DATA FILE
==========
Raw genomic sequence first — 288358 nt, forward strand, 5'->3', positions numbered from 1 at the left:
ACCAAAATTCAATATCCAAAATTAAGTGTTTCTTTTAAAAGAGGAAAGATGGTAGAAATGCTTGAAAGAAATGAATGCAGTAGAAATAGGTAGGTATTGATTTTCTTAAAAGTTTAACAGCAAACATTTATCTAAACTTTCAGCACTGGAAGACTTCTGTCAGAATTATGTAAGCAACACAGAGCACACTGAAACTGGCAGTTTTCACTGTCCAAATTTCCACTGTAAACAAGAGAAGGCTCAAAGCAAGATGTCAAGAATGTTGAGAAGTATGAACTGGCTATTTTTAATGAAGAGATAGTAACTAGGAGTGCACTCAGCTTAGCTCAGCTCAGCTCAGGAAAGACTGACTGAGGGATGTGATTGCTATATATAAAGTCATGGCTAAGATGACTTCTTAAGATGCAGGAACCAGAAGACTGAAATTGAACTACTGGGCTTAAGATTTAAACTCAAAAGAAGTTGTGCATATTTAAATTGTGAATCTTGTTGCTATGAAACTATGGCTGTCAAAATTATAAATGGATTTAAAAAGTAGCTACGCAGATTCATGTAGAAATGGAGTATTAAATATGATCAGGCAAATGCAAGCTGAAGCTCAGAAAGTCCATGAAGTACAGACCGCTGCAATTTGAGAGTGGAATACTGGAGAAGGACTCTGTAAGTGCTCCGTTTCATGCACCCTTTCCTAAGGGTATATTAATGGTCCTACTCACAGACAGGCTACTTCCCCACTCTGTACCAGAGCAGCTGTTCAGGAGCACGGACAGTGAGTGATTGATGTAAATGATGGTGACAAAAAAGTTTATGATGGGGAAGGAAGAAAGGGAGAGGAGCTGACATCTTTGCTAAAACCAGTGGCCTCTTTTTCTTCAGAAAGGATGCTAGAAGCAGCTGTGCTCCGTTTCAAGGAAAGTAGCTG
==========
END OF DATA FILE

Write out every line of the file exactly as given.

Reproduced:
Raw genomic sequence first — 288358 nt, forward strand, 5'->3', positions numbered from 1 at the left:
ACCAAAATTCAATATCCAAAATTAAGTGTTTCTTTTAAAAGAGGAAAGATGGTAGAAATGCTTGAAAGAAATGAATGCAGTAGAAATAGGTAGGTATTGATTTTCTTAAAAGTTTAACAGCAAACATTTATCTAAACTTTCAGCACTGGAAGACTTCTGTCAGAATTATGTAAGCAACACAGAGCACACTGAAACTGGCAGTTTTCACTGTCCAAATTTCCACTGTAAACAAGAGAAGGCTCAAAGCAAGATGTCAAGAATGTTGAGAAGTATGAACTGGCTATTTTTAATGAAGAGATAGTAACTAGGAGTGCACTCAGCTTAGCTCAGCTCAGCTCAGGAAAGACTGACTGAGGGATGTGATTGCTATATATAAAGTCATGGCTAAGATGACTTCTTAAGATGCAGGAACCAGAAGACTGAAATTGAACTACTGGGCTTAAGATTTAAACTCAAAAGAAGTTGTGCATATTTAAATTGTGAATCTTGTTGCTATGAAACTATGGCTGTCAAAATTATAAATGGATTTAAAAAGTAGCTACGCAGATTCATGTAGAAATGGAGTATTAAATATGATCAGGCAAATGCAAGCTGAAGCTCAGAAAGTCCATGAAGTACAGACCGCTGCAATTTGAGAGTGGAATACTGGAGAAGGACTCTGTAAGTGCTCCGTTTCATGCACCCTTTCCTAAGGGTATATTAATGGTCCTACTCACAGACAGGCTACTTCCCCACTCTGTACCAGAGCAGCTGTTCAGGAGCACGGACAGTGAGTGATTGATGTAAATGATGGTGACAAAAAAGTTTATGATGGGGAAGGAAGAAAGGGAGAGGAGCTGACATCTTTGCTAAAACCAGTGGCCTCTTTTTCTTCAGAAAGGATGCTAGAAGCAGCTGTGCTCCGTTTCAAGGAAAGTAGCTG